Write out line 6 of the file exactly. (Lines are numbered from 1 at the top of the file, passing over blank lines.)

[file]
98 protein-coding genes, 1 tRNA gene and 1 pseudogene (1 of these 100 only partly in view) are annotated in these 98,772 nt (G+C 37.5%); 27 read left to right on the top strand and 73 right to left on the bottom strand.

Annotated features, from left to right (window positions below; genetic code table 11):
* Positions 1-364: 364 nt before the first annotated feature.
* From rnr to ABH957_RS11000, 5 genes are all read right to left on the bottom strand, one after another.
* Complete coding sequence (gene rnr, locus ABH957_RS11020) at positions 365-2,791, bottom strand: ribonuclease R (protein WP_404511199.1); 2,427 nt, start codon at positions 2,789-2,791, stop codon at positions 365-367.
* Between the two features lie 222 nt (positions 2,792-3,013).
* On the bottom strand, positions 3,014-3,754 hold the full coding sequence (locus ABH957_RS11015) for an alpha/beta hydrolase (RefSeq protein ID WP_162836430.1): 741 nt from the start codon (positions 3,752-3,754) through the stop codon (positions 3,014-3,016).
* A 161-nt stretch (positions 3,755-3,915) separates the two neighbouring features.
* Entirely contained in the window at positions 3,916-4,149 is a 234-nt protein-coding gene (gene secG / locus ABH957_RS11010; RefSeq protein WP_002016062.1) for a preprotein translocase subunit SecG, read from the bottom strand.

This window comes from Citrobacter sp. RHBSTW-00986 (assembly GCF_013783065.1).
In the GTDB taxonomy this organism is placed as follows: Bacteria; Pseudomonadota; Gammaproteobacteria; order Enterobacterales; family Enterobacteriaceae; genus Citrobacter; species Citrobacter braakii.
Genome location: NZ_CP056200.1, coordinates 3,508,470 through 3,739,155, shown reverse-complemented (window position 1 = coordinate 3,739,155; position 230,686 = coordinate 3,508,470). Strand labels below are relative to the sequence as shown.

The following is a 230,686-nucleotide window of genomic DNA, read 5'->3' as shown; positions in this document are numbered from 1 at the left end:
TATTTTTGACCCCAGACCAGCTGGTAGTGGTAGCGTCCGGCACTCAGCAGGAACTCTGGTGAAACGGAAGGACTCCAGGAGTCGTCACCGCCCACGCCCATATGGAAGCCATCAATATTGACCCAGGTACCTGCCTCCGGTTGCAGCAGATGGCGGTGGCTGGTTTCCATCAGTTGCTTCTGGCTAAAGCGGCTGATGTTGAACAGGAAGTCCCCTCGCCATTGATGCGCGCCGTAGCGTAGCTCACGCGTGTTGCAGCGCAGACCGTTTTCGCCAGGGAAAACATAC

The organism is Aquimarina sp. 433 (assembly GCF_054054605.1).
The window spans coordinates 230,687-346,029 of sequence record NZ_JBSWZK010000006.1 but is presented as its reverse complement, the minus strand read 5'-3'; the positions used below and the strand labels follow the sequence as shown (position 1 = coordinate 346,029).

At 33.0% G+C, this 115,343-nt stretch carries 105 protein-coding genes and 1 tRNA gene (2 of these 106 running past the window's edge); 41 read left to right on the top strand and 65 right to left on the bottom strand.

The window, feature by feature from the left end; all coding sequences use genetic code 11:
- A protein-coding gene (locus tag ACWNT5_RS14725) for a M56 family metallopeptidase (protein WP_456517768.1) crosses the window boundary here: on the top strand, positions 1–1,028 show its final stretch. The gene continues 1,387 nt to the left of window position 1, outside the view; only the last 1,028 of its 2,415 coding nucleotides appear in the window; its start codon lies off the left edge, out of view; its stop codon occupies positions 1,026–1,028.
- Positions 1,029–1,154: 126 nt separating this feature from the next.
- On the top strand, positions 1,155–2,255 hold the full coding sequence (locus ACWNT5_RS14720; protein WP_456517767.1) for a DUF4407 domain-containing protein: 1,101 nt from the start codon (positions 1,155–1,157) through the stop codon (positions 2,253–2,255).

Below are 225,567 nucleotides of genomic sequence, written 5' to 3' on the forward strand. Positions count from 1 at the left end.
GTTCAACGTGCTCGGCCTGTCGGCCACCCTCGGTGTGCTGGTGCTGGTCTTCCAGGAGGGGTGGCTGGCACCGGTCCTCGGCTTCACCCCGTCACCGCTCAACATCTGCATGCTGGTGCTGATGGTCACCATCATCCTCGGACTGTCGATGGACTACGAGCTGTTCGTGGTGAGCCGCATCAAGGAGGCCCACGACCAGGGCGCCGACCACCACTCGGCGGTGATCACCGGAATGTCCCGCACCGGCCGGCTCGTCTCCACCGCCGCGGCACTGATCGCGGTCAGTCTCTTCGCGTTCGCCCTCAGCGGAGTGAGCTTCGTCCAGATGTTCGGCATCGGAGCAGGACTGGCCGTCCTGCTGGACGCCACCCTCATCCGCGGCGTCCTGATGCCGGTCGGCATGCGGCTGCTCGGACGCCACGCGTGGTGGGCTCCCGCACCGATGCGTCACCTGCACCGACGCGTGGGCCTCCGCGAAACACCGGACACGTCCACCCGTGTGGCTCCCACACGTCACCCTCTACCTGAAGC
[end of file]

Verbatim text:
* Between the two features lie 222 nt (positions 2,792-3,013).